Wednesday, March 25


Well, into Spring we go. Now as I don't usually work in the rain, fertilizer we use is dry and doesn't flow well when wet but the boss does want to get something done, so we are on standby. Which can be a good thing, but on standby till 11 am is a bit of a stretch. so he says 11 to start; get to the shop set up the truck, cover everything in case of rain again, we get to the first lawn by noon; this is essentially a wasted day, or to get any decent work done we're out till 5.

Pirate is not liking the sound of this. I like to be done working by mid afternoon, not the early evening. These rain days can sort of back fire.

See long ago when I made the move from landscape to lawn care one point really grabbed my attention. Normally in the interview the lawn care manager will explain to you start time, do the work, when finished and truck reloaded for next day you clock out, 40 hours guaranteed; AND YOU DON'T WORK IN THE RAIN. Well now Pirate says to himself so long ago, this could work to my benefit. In my experience the company always, I repeat, always comes out ahead. See the company (now this is how it used to be; not like this now) would pay you on a salary, essentially 40 hours, lets say $400 (for a newby) then hands you a stack of invoices to cover a week. You route it out, call those that need called and service the lawns. Usually the company has the "quota" set a bit on the high side, and you can get this all done in say, 45-47 hours (that's the breaks, you do what you have to do). Well dear old Chemlawn/Davey/Scotts/etc will be paying you $400 for your 40 hours. The additional 7 hours or "Chinese Overtime" are what they term as 'half rate' or half your hourly rate. Chinese overtime pay scale would look some thing like this:

$400 for the 40 + 1/2 rate all hours exceeding 40. so the $400 dollars now covers we will say 47 hours, which brings the hourly wage down to $8.51 cut that number in half brings your additional earnings to about $4.25 an hour for the final 7 hours on your paycheck.= $429.75 before deductions
Obviously the more you work the less your time is worth.

to actually put this whole thing in perspective, figure an average factory job, same salary =400 for the 40 + time and a half x 7=$505

Seems kind of a rip but consider most professions you work salary; instead of per hour you work $x per year, with no real bonus for overtime. So I get my 40 hours whether I do the job in 35 hours a week or 45 hours a week. The weeks it takes me longer, I simply make a few bucks chump change in the process. What really kills on this schedule is 1 day of rain out and company needs the numbers, you work Saturday, by the time Saturday rolls up you have say 38 hours, as you work the other days longer to keep above water, then Saturday, you work 2 hours at your reg salary and the rest of the day is chump change.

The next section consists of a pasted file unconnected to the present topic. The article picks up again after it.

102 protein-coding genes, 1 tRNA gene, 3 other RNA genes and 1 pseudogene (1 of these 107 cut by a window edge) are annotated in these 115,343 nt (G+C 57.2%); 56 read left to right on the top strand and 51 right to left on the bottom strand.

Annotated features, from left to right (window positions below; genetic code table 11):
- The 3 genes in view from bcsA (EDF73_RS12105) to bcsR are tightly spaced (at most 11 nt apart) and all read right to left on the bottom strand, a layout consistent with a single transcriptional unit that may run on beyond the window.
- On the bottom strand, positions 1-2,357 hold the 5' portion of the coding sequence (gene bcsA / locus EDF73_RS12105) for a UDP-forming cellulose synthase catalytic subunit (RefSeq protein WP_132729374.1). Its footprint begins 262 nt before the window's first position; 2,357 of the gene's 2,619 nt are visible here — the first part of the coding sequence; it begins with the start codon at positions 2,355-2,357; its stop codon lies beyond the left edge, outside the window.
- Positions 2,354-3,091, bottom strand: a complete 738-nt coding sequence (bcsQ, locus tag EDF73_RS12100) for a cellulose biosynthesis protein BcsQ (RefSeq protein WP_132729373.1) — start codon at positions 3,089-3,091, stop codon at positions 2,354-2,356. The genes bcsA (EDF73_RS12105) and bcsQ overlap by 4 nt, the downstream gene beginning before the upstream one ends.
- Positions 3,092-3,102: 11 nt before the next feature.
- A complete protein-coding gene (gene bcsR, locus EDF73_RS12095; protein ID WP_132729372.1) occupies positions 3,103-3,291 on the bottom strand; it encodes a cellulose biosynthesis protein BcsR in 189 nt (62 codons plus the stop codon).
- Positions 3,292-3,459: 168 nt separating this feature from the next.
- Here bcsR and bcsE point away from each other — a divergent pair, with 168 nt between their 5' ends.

I have been in this industry many years, nearly 2 decades, seen alot of change and I no longer work on this crazy pay system. Fabio (name boss earned years ago) knows what it is like to go out do your best and not get rewarded for the extra effort. He pays us fair, no Chinese overtime, Its great working for a small company.

Thing is though, in the forecast/weather sites I have seen this morning we may get some of this ------------------->

do you remember my post with rain condition names? link

I for one don't like getting caught in anymore than a drizzle.*

I remember a time with another company I worked for. I did really like this company till they got some x Chemlawn (Truegreen) managers to run the place into the ground. A few years later, my x employer Greenlon Inc had been sold and was now Truegreen Inc.
Getting off topic here...

One day at Greenlon, I was on the westish side of town, more north but nontheless, I saw an incredible sky show that day, I watched a thick thunderous band of clouds with an almost straight beveled edge just come rolling in from the west (as our weather here Cincinnati normally does). I was on a large commercial property hose pulled out to the full 300 ft, doing my 'applicator' thing. It sarted raining, skip the drizzle that normally precedes a rain, it just started coming down and grew to be shovels and pitch forks* by the time I had my hose rolled up. Sat in the truck for about 45 mins, called asst manager, Chuck (very cool guy) he said bring it on in and finish tomorrow as it was getting toward normal quit time. So I am still soaking wet, drip drying a bit, pull up to the fill station at the shop to reload the liquid (this is outside) and I see the same freaking storm come rollling in while I am filling my truck with 200 gal of liquid. I am standing there, alread been dowsed once still not completely dry so I just stand there, for the 5 mins or so to fill my tank. Guess I could have ducked for cover but it was already 3:45ish and I wanted to get all my paper work done so I just ...

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